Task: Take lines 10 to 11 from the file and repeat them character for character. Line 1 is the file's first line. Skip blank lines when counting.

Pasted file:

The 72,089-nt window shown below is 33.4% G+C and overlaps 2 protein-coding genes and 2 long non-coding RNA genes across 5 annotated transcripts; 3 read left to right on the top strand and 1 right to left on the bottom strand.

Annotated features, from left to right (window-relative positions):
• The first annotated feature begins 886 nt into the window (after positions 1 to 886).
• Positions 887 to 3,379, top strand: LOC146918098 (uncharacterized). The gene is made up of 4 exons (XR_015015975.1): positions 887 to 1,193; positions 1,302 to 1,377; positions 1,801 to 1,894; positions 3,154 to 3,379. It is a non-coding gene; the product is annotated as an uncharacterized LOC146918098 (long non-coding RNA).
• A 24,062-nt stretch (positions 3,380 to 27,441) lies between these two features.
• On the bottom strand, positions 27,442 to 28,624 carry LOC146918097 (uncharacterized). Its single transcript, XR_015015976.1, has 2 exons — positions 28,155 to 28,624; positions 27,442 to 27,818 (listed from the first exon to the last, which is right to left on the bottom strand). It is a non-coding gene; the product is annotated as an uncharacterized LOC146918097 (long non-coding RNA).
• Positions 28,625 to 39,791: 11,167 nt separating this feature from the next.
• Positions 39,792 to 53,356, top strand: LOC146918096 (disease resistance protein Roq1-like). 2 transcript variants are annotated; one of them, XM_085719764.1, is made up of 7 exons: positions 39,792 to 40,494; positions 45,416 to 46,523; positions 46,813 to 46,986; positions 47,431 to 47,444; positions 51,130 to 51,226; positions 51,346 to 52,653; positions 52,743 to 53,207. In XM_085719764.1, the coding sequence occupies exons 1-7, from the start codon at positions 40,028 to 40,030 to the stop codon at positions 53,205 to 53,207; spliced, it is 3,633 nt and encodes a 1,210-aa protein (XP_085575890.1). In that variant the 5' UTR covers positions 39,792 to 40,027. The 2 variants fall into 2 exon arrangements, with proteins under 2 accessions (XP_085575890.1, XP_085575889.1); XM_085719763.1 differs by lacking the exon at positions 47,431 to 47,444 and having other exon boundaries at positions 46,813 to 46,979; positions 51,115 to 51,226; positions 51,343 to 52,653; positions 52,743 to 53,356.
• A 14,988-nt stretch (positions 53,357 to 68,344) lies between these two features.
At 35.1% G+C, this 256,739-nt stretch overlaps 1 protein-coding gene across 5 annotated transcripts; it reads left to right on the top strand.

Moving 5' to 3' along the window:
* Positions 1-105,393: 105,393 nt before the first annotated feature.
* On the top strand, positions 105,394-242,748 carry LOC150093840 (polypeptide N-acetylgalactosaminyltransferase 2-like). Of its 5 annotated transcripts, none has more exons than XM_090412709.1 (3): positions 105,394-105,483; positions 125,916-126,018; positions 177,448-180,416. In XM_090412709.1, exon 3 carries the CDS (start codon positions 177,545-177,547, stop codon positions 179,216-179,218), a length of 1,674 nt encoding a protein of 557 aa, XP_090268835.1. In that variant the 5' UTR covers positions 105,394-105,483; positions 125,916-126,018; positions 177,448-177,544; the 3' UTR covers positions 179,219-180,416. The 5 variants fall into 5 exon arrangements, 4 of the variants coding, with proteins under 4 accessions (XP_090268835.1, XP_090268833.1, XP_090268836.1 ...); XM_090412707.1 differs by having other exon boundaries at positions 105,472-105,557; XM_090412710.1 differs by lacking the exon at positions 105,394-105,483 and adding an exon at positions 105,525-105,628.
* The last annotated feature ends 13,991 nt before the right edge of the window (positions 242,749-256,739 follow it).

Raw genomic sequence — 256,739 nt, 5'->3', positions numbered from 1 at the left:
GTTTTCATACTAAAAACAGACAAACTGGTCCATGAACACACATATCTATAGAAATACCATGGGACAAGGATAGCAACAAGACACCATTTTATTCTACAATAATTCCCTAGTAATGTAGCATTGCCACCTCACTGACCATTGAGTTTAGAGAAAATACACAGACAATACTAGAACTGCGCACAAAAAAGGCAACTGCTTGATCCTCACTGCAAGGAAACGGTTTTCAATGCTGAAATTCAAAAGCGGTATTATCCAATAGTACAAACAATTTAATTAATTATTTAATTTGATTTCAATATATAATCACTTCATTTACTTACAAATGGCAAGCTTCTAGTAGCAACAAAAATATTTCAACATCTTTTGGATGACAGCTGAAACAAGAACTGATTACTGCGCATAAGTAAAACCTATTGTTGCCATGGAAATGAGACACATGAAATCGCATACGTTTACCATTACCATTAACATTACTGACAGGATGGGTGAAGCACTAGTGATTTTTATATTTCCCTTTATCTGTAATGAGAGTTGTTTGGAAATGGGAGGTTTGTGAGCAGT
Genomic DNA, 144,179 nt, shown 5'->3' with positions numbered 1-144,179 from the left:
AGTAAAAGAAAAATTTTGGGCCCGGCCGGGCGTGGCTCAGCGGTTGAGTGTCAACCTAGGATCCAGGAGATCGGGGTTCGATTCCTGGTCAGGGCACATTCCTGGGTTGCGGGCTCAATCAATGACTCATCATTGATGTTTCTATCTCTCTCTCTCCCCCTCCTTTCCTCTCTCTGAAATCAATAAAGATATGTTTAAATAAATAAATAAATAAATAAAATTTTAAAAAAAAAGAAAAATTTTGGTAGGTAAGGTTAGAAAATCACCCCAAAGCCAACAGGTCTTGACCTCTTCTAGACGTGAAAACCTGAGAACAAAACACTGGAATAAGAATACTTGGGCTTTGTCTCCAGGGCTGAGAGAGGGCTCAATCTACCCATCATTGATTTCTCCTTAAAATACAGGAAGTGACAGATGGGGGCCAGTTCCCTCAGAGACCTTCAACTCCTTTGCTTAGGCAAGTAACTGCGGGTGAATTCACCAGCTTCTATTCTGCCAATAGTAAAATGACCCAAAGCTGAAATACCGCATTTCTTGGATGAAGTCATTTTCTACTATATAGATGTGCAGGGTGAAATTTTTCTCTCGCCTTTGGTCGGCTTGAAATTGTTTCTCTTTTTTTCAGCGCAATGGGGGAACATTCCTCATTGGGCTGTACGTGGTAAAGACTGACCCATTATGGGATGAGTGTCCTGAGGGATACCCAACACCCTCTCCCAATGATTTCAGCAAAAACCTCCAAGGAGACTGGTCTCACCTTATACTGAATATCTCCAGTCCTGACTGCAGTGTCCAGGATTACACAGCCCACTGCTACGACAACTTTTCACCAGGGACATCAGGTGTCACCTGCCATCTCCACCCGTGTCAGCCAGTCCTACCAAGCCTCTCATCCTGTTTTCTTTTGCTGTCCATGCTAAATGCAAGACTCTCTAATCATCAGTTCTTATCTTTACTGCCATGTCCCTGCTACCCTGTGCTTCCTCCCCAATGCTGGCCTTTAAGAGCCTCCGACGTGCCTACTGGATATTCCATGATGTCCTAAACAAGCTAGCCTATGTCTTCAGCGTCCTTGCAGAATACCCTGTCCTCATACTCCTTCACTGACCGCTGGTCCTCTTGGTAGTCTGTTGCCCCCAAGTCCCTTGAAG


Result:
At 35.1% G+C, this 256,739-nt stretch overlaps 1 protein-coding gene across 5 annotated transcripts; it reads left to right on the top strand.

Moving 5' to 3' along the window: